national trustPublic Access to Public Books: The Case of the National Trust (The Scholarly Kitchen)
But Newitt then points out that while the National Trust’s work in this regard has been invaluable and in many ways exemplary, it has left one important component of many of these properties far short of “open… to everyone”: the books that are housed in their libraries.

Digital Library Lending Has a Long Way to Go (GoodeReader)
It feels like every new step in the right direction also leads to a host of new problems and closures for public libraries where digital lending is concerned.

Books to Get You in the Passover Spirit (Book Riot)
It’s that time again, ladies and gents: that’s right, the Passover and Easter season. Easter bunnies everywhere, Manischewitz wine flying off the shelves- you know the drill.

Welcome to the Open Source Renaissance (GigaOM)
Ever-popular among developers, open source technology has moved away from the fringes of tech right to the center of the enterprise, thanks to its high level of security and agility.

Kindle Daily Deals: The Hanging Judge (and others)

Previous articleCustomers use Amazon Mayday button in unique ways
Next articleTwo cheers for Chromecast?
"I’m a journalist, a teacher and an e-book fiend. I work as a French teacher at a K-3 private school. I use drama, music, puppets, props and all manner of tech in my job, and I love it. I enjoy moving between all the classes and having a relationship with each child in the school. Kids are hilarious, and I enjoy watching them grow and learn. My current device of choice for reading is my Amazon Kindle Touch, but I have owned or used devices by Sony, Kobo, Aluratek and others. I also read on my tablet devices using the Kindle app, and I enjoy synching between them, so that I’m always up to date no matter where I am or what I have with me."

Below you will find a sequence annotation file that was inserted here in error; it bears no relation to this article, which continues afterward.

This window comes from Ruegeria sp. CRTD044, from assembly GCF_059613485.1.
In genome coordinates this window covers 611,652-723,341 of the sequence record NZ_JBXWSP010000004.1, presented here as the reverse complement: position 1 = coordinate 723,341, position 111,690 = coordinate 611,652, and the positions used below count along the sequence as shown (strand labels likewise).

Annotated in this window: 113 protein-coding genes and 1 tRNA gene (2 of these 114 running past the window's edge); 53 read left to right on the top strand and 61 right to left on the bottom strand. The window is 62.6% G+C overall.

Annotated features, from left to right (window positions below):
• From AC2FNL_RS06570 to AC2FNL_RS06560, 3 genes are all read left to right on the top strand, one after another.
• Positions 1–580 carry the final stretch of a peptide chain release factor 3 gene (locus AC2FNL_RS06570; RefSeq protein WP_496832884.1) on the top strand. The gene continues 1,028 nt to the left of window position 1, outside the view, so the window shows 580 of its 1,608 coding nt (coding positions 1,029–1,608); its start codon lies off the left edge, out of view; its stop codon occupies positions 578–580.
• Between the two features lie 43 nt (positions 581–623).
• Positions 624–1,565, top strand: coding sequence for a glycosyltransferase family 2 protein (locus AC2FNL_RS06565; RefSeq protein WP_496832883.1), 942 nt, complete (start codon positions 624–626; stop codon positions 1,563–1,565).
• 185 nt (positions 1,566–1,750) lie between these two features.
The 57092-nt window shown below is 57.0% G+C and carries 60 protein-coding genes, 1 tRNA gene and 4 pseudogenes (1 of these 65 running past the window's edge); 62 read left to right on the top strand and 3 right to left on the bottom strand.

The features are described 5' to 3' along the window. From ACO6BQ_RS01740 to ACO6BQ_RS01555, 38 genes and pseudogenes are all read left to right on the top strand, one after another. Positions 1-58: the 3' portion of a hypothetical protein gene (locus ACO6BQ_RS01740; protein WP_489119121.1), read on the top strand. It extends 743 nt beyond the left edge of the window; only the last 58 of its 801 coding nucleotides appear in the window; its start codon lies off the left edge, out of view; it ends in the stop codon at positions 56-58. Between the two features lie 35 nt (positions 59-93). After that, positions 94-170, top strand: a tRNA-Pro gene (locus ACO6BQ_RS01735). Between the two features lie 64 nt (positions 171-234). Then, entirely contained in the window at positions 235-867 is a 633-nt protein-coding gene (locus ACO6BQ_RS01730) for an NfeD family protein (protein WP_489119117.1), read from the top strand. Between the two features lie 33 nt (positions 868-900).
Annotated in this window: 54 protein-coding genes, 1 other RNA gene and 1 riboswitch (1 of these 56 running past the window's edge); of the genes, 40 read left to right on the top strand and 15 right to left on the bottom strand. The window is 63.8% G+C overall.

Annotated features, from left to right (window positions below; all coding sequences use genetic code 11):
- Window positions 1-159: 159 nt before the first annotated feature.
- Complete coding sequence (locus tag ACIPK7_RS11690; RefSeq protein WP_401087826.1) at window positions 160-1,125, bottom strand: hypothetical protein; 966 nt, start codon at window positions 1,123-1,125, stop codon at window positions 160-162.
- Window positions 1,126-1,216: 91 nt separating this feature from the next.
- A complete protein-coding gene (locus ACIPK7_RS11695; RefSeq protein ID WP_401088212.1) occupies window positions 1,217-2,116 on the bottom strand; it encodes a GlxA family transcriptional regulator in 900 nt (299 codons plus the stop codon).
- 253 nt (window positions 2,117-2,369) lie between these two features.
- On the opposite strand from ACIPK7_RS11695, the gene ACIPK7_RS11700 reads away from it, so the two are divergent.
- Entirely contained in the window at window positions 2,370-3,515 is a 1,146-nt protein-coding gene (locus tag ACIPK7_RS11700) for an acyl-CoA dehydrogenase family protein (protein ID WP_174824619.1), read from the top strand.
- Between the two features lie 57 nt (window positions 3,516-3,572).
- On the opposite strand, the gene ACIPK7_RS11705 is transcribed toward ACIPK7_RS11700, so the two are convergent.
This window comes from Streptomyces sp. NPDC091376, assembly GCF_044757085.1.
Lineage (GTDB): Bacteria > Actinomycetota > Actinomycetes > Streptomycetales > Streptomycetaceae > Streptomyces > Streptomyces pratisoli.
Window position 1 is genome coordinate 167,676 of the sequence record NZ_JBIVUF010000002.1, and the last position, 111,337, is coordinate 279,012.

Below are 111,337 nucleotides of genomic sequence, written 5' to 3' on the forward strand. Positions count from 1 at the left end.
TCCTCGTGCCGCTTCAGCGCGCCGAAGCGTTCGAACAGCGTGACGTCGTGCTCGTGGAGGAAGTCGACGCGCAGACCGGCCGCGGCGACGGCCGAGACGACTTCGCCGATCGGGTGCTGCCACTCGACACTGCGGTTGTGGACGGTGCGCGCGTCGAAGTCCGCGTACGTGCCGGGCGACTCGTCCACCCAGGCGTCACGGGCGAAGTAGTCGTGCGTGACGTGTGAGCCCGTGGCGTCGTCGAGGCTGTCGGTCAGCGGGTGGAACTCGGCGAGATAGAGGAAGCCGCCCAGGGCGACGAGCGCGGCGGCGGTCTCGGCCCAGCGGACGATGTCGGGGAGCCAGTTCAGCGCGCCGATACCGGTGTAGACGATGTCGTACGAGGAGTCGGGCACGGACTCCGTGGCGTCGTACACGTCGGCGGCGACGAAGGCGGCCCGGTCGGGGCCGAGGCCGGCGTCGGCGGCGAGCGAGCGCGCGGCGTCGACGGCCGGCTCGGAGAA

1. That GoodeReader article about digital libraries is shallow BS.

    If library ebooks are such a troublesome issue then why isn’t anyone quoted with complaints about it? And if prices are so terrible then how did that book-less library in Texas get funded?

    And if digital libraries have a long way to go, then how did OverDrive add 8,000 new partners last year?

  2. Nate, eBooks are horrible for library systems.

    Publishers charge us sometimes as much as $120 a title on best sellers, on items that only have 26 checkouts then we have to renew the license. Everything that the library has from the big 5 is DRMed and sometimes in different formats depending on the title.

    Between Adobe and Overdrive eBooks are a trickle in libraries compared to what they could be.

    Overdrive is not a good thing.

    ” In terms of market share, OverDrive says that they serve over 90% of the 16,400 US public libraries, with a 99% renewal rate in that segment. Although right now, they serve somewhat less than 6,000 schools; ultimately, they hope to serve an equally impressive share of the 98,000 school libraries in the U.S. Internationally, the company reports it is doing business with 27,000 schools and libraries.”

    So those people who bemoan Amazon taking over everything? Overdrive effectively already controls your local library on what they can get and cannot get in the digital world.